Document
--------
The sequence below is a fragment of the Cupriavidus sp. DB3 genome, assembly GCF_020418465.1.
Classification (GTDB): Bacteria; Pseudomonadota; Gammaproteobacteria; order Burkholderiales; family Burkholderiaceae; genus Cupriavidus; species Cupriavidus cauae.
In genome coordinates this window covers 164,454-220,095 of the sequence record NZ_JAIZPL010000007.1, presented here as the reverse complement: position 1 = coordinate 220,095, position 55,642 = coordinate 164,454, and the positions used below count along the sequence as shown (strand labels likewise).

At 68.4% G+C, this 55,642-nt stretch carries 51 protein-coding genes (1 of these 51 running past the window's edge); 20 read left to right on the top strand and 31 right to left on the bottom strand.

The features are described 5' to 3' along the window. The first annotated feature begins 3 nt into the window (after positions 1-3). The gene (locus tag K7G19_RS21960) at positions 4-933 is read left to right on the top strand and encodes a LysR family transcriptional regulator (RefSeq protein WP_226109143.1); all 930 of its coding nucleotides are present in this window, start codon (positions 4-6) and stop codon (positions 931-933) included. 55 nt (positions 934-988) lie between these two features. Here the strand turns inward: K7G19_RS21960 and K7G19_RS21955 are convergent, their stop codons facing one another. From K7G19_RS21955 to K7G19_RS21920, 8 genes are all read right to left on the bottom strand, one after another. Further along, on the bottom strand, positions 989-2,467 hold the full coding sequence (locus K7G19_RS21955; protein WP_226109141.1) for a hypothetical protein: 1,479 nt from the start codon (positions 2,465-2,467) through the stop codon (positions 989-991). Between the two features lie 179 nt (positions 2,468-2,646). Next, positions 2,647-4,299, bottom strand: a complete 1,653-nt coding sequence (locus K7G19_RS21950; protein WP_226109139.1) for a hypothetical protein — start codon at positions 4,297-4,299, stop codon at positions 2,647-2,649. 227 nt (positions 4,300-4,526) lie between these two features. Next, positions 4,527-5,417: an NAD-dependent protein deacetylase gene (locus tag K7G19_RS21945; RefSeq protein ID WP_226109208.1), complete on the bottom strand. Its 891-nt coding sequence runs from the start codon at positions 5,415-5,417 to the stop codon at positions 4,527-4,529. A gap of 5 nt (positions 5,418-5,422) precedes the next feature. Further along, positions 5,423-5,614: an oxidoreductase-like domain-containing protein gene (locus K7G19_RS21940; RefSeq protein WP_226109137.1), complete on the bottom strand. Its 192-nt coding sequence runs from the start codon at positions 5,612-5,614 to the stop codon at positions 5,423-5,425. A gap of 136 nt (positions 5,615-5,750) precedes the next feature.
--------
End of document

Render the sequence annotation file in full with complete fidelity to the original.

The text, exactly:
The sequence below is a fragment of the Cupriavidus sp. DB3 genome, assembly GCF_020418465.1.
Classification (GTDB): Bacteria; Pseudomonadota; Gammaproteobacteria; order Burkholderiales; family Burkholderiaceae; genus Cupriavidus; species Cupriavidus cauae.
In genome coordinates this window covers 164,454-220,095 of the sequence record NZ_JAIZPL010000007.1, presented here as the reverse complement: position 1 = coordinate 220,095, position 55,642 = coordinate 164,454, and the positions used below count along the sequence as shown (strand labels likewise).

At 68.4% G+C, this 55,642-nt stretch carries 51 protein-coding genes (1 of these 51 running past the window's edge); 20 read left to right on the top strand and 31 right to left on the bottom strand.

The features are described 5' to 3' along the window. The first annotated feature begins 3 nt into the window (after positions 1-3). The gene (locus tag K7G19_RS21960) at positions 4-933 is read left to right on the top strand and encodes a LysR family transcriptional regulator (RefSeq protein WP_226109143.1); all 930 of its coding nucleotides are present in this window, start codon (positions 4-6) and stop codon (positions 931-933) included. 55 nt (positions 934-988) lie between these two features. Here the strand turns inward: K7G19_RS21960 and K7G19_RS21955 are convergent, their stop codons facing one another. From K7G19_RS21955 to K7G19_RS21920, 8 genes are all read right to left on the bottom strand, one after another. Further along, on the bottom strand, positions 989-2,467 hold the full coding sequence (locus K7G19_RS21955; protein WP_226109141.1) for a hypothetical protein: 1,479 nt from the start codon (positions 2,465-2,467) through the stop codon (positions 989-991). Between the two features lie 179 nt (positions 2,468-2,646). Next, positions 2,647-4,299, bottom strand: a complete 1,653-nt coding sequence (locus K7G19_RS21950; protein WP_226109139.1) for a hypothetical protein — start codon at positions 4,297-4,299, stop codon at positions 2,647-2,649. 227 nt (positions 4,300-4,526) lie between these two features. Next, positions 4,527-5,417: an NAD-dependent protein deacetylase gene (locus tag K7G19_RS21945; RefSeq protein ID WP_226109208.1), complete on the bottom strand. Its 891-nt coding sequence runs from the start codon at positions 5,415-5,417 to the stop codon at positions 4,527-4,529. A gap of 5 nt (positions 5,418-5,422) precedes the next feature. Further along, positions 5,423-5,614: an oxidoreductase-like domain-containing protein gene (locus K7G19_RS21940; RefSeq protein WP_226109137.1), complete on the bottom strand. Its 192-nt coding sequence runs from the start codon at positions 5,612-5,614 to the stop codon at positions 5,423-5,425. A gap of 136 nt (positions 5,615-5,750) precedes the next feature.